“The most believable April Fools’ jokes often come in the form of e-commerce landing pages for gag products,” said Patrick. “This approach is your best bet if your main goal is media mentions or links since it gives journalists a perfect place to send their readers.”

As he explains, more than 54 sites, including the Associated Press, The Washington Post, BuzzFeed, and Time picked up the Rent the Runway for Dogs news in 2018.

Lessons learned:

  • Use your content to garner media attention. If your content is fresh, unique, and valuable, media and other sites are more likely to talk about it.
  • Use April 1 as a time to test audience response to products or services that seem outlandish.
  • Use a separate landing page for your content – don’t mix fact and fiction on the same page.

Don’t disrupt function

PR expert Karen Jayne Blattenbauer reminded us of a foolish Google fail from a few years ago. On April 1, 2016, Google added a new feature to Gmail – an orange button next to the standard “send” button. A click on that orange button led to the delivery of the email with a GIF of a little yellow Minion character dropping a microphone. And the fun didn’t stop there. The mic drop ended the conversation, preventing the sender from seeing subsequent replies.

As this Fortune article details, the mic drop prank caused consumers to bombard Google’s product forums and social media pages with complaints. Ultimately, Google’s Crystal Cee wrote in a forum thread, “Well, it looks like we pranked ourselves this year. Due to a bug, the Mic Drop feature inadvertently caused more headaches than laughs. We’re truly sorry.”

Lessons learned:

  • Don’t develop a promotion that disrupts your audience’s use of your products or services.
  • Vet your idea with multiple stakeholders. A creative team member may think an idea is great, while the customer may not. Talk to people in non-creative departments to see what they think.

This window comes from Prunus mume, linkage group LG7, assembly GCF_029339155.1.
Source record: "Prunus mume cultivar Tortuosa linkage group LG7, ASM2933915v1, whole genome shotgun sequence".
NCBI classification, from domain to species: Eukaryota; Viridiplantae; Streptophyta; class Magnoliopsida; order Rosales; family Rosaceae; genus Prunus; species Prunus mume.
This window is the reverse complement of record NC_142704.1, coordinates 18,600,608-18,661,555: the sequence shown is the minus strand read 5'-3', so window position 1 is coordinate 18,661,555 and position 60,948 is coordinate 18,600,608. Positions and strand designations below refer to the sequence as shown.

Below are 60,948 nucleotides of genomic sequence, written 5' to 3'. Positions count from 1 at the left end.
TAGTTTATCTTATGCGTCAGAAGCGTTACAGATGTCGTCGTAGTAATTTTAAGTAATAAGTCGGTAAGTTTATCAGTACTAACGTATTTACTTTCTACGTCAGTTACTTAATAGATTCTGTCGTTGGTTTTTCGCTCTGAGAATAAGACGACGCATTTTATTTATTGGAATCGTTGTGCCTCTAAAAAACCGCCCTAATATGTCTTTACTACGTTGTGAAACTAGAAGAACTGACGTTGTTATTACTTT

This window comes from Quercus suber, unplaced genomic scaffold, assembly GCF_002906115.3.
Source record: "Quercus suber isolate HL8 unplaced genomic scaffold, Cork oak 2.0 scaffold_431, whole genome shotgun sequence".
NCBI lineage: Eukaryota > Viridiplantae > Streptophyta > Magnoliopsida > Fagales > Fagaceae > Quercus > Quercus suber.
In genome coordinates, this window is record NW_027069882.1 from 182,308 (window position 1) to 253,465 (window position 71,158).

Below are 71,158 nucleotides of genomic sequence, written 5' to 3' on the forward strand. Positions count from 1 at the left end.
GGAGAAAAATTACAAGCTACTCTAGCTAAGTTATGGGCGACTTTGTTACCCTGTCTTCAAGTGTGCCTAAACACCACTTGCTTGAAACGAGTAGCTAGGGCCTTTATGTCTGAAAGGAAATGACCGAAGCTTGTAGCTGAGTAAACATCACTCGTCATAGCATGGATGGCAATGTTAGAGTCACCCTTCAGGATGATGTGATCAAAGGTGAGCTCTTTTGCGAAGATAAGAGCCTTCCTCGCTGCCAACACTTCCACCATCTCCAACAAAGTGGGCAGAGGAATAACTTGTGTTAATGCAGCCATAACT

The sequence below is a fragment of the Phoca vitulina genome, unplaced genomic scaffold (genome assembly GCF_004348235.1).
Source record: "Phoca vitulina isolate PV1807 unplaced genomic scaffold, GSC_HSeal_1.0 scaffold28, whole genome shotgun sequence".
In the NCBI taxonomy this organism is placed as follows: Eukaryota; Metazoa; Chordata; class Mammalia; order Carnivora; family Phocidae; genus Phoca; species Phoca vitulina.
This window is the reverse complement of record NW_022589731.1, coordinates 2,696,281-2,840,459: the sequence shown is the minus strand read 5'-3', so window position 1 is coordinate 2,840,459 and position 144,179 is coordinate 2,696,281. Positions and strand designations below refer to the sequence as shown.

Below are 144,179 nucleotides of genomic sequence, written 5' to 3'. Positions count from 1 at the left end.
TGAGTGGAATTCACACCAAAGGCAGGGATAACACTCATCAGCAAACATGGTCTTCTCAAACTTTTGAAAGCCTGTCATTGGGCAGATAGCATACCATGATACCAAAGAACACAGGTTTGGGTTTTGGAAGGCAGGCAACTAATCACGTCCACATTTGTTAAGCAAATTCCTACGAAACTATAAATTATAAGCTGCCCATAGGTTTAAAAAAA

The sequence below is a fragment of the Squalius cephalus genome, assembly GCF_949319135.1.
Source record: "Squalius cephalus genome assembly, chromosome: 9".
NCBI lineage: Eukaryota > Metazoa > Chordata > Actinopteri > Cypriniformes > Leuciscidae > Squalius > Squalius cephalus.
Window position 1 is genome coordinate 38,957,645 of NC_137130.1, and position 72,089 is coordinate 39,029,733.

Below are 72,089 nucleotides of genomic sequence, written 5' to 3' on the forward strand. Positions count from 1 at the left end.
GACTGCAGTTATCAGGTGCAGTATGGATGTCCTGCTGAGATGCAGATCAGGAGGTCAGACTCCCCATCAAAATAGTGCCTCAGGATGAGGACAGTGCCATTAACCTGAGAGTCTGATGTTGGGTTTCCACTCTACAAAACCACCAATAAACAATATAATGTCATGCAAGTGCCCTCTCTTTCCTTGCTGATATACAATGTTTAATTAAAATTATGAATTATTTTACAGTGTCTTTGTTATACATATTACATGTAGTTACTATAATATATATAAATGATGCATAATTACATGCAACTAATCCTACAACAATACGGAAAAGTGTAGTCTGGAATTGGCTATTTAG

Harness the appeal of an immediate reveal

Liam Carnahan, content strategist at Inkwell Content Services, says NPR’s best April Fools’ joke came in 2014, when it promoted an article, “Why Don’t Americans Read Anymore?

Those who took the time to click on it were greeted by this:

An image of NPR’s landing page that reads: Congratulations, genuine readers, and happy April Fools’ Day!

The link promotion was a fun test to see if NPR’s audience really read the article or if they simply reshared the link. (Perhaps all content marketers should try this one any time of the year.)

Lessons learned:

  • Make the content relevant and satisfy the audience’s curiosity quickly.
  • Invite your audience inside your humorous content efforts and enlist their help in spreading the fun on social media.

Think again

But wait, there’s more. In a recent Biznology article, Consultants Collective’s Douglas Spencer shared some great questions to ask before your brand considers engaging in any content-related acts of April foolery:

  • How will competitors react? Are they a hungry dog just waiting for you to hold out a juicy bone in the form of self-mockery?
  • The media? You’ll most likely get some sort of a pass since it is April Fools’ Day after all, but don’t assume you’ll get a get-out-of-jail-free card – especially if you’re a publicly-traded company and you joke about solvency.
  • Employees? If you’ve been light on raises in the last couple of years, best not to drop a ton of money on a slick April Fools’ ad unless you can prove it’s good for your bottom line.

Cover image by Joseph Kalinowski/Content Marketing Institute